What Is Dementia?
Contrary to what many people think, dementia is not a single disease in itself, but the medical term used to describe the progressive and irreversible effects that a number of different diseases have on a person’s brain and the way in which it functions.
Dementia affects both men and women and becomes more common with advancing age, although 2 percent of people who develop dementia are under the age of 65.
The symptoms affect three main areas of people’s lives:
Thought processes, such as memory, language, and ability to plan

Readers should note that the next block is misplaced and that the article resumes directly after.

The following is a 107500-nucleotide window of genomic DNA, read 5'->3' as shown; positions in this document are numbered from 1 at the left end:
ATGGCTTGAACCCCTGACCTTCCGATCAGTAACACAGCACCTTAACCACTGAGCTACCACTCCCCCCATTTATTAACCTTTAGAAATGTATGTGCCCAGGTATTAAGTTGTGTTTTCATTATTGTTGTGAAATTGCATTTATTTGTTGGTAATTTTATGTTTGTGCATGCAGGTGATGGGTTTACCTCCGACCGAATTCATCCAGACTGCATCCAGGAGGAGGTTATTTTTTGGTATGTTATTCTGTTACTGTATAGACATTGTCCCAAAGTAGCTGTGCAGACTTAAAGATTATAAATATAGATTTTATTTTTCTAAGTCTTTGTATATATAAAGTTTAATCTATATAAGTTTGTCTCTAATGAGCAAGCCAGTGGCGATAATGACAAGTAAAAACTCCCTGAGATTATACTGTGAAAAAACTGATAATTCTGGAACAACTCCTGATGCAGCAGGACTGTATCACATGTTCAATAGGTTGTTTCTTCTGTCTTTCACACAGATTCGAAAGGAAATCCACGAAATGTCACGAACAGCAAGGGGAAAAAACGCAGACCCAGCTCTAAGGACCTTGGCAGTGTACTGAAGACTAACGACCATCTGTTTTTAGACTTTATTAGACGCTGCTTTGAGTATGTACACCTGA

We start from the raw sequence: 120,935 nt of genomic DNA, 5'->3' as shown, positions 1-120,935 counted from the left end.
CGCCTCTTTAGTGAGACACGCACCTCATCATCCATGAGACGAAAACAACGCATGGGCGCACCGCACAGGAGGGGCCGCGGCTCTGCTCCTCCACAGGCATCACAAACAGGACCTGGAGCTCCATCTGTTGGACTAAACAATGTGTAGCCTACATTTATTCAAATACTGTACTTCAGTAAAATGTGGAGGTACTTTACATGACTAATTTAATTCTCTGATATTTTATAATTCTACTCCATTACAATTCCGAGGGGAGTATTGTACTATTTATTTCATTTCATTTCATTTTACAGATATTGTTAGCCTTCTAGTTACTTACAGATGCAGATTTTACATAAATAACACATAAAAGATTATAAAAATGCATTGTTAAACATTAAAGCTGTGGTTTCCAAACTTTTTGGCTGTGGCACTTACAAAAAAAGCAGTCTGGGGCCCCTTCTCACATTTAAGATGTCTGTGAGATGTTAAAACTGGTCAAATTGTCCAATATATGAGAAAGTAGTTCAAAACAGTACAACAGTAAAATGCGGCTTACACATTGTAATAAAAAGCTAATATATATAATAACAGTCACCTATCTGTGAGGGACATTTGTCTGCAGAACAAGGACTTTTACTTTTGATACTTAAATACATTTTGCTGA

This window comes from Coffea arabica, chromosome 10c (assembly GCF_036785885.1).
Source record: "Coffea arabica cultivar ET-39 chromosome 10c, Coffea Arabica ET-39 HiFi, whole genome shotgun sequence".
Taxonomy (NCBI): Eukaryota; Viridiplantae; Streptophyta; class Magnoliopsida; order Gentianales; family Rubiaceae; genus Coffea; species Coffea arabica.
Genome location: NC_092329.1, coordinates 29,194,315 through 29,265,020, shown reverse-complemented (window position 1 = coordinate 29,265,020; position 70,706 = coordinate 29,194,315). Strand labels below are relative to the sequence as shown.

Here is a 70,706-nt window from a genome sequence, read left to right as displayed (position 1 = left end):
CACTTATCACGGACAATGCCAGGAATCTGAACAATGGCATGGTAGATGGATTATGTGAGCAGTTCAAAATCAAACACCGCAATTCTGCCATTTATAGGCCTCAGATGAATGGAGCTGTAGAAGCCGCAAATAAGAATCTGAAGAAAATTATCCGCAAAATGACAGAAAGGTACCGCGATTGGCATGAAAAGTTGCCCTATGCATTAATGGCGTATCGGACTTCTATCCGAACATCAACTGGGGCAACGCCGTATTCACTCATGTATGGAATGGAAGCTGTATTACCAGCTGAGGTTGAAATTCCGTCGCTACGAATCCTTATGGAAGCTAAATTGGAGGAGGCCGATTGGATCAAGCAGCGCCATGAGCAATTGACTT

Emotions, leading to changes such as irritability and aggression in some people, withdrawal and lack of speech in others, and maybe sexual disinhibition and depression
The ability to carry out the normal activities of daily life, from driving and holding down a job in the early stages, to washing, dressing, and even feeding themselves as the condition becomes worse
So just having a few senior moments and becoming a bit more forgetful doesn’t mean that someone has dementia; he may just be becoming older and more forgetful. For a doctor to make the diagnosis, a person needs to have problems in each of the three areas.